Craft & Vision: 50%-off ebooks + new LR4 book
Craft & Vision have been busy bees of late, with a new release nearly every week for the last month or so. This week it's a big book, Piet Van den Eynde's Lightroom 4 Unmasked. The book is an English-language version of Piet's Lightroom 4 Ontmaskerd, which has been available in the original Dutch for some time now. My only complaint with the book is that many of the older screen captures have taken a quality hit in making the transition from the original edition to Craft & Vision PDF, but the book is nonetheless a comprehensive resource for Lightroom 4 users, and its author is an authority to be reckoned with. There's even a nice spread devoted to TTG toward the back of the book, though the information there is now a little bit out-of-date (we'll try to catch up the text in the inevitable Lightroom 5 edition, whenever that happens).
But that's not all. Visit Craft & Vision before Friday, November 23 at 11:59pm (PST) and you’ll find every eBook marked down by 50%. No discount codes required - the prices have already been slashed. Exclusions: BigBooks and Magazines are not discounted.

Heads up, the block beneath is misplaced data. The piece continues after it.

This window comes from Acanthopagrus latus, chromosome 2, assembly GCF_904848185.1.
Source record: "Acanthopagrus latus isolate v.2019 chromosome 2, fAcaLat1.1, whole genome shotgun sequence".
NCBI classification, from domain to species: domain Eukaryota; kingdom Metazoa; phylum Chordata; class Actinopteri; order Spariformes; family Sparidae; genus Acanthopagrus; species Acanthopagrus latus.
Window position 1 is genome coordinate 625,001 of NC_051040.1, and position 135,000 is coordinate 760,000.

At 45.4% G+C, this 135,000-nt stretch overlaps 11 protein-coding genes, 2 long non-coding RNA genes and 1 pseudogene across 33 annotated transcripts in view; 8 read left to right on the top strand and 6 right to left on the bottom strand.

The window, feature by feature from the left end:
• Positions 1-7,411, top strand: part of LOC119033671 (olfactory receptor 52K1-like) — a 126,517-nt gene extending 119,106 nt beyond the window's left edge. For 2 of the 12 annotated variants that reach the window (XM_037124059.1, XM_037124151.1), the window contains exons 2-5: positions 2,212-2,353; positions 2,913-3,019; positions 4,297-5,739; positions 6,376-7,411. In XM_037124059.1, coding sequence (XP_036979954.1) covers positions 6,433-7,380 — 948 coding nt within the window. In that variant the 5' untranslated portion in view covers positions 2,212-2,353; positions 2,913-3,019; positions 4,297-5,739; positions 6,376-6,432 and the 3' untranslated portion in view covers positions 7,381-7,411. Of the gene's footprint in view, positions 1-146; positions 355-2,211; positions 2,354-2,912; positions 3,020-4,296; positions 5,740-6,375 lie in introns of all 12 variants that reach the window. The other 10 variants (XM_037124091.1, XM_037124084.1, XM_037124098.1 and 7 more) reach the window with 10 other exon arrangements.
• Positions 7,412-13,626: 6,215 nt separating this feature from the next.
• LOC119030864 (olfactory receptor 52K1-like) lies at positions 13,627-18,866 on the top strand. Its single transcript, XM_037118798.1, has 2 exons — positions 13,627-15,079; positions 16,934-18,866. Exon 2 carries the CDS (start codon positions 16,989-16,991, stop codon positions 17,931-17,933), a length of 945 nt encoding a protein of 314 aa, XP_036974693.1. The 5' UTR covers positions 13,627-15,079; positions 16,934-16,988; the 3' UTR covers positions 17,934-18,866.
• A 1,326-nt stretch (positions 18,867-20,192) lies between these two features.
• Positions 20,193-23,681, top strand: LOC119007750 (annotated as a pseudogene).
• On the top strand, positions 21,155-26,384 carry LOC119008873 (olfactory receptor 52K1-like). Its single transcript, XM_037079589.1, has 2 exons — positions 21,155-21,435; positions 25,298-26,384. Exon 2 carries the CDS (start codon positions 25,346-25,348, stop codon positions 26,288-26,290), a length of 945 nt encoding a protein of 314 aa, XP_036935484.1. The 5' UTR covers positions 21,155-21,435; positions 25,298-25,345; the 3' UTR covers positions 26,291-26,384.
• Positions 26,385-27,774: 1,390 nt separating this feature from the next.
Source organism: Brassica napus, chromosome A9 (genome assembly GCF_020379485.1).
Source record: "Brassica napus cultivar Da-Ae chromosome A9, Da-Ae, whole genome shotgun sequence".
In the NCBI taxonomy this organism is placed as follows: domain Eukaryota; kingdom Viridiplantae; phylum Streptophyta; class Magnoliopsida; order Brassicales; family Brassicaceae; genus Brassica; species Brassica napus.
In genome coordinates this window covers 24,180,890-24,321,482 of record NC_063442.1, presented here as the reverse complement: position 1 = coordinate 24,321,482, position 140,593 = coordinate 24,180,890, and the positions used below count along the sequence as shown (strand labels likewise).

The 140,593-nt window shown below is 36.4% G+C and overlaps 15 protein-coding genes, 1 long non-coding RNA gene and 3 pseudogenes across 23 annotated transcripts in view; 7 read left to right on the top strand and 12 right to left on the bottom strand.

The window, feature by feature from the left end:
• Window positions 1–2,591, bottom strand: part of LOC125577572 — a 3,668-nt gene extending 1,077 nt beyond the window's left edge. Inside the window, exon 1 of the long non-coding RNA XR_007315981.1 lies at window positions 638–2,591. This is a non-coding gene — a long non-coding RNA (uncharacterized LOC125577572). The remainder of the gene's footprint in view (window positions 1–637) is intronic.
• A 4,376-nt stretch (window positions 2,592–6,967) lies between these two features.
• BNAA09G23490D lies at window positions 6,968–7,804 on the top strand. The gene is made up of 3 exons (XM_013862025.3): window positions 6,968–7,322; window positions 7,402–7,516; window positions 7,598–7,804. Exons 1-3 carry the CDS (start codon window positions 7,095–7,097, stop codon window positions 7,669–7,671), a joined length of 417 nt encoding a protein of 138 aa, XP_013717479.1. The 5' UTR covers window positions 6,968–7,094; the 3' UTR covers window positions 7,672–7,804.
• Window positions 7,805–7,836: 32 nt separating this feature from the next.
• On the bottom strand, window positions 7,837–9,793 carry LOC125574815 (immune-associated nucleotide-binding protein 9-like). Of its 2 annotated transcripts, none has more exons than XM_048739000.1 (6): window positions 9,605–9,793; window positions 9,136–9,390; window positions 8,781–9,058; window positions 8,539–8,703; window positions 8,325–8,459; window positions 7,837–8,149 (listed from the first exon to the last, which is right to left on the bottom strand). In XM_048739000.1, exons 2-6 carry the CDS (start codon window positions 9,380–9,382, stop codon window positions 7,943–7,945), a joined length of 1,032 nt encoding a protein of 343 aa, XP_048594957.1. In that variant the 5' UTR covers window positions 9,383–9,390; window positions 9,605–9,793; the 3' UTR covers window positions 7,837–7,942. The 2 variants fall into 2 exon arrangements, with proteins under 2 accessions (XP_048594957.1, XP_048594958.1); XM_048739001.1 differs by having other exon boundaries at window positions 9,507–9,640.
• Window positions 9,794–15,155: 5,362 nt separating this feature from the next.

And while I was in Cambodia last week, Craft & Vision released an ebook which was clearly made with me in mind -- I had no idea they cared so much! Andrew S. Gibson tackles one of my very favorite types of photography -- long exposure photography -- in his latest ebook SLOW: The Magic of Long Exposure Photography.
I'm not all the way through yet -- you know, Cambodia, publisher, etc. -- but I dug into the book a bit on my flight and really like it a lot. Gibson addresses the usual stuff -- tripods, ND filters, triggers -- but also broaches ICM (intentional camera movement) image-making and other techniques. And the book is packed with beautiful, inspirational images, and a couple of excellent case-studies of well-known long-exposure photographers. All-in-all, a great read and one I am very much looking forward to getting back to. Don't miss it at 50%-off.
It so happens that exploring the Cambodian countryside by tuktuk provides ample opportunity to experiment with ICM technique. So, in the spirit of SLOW, here are some blurry pictures from my trip last week: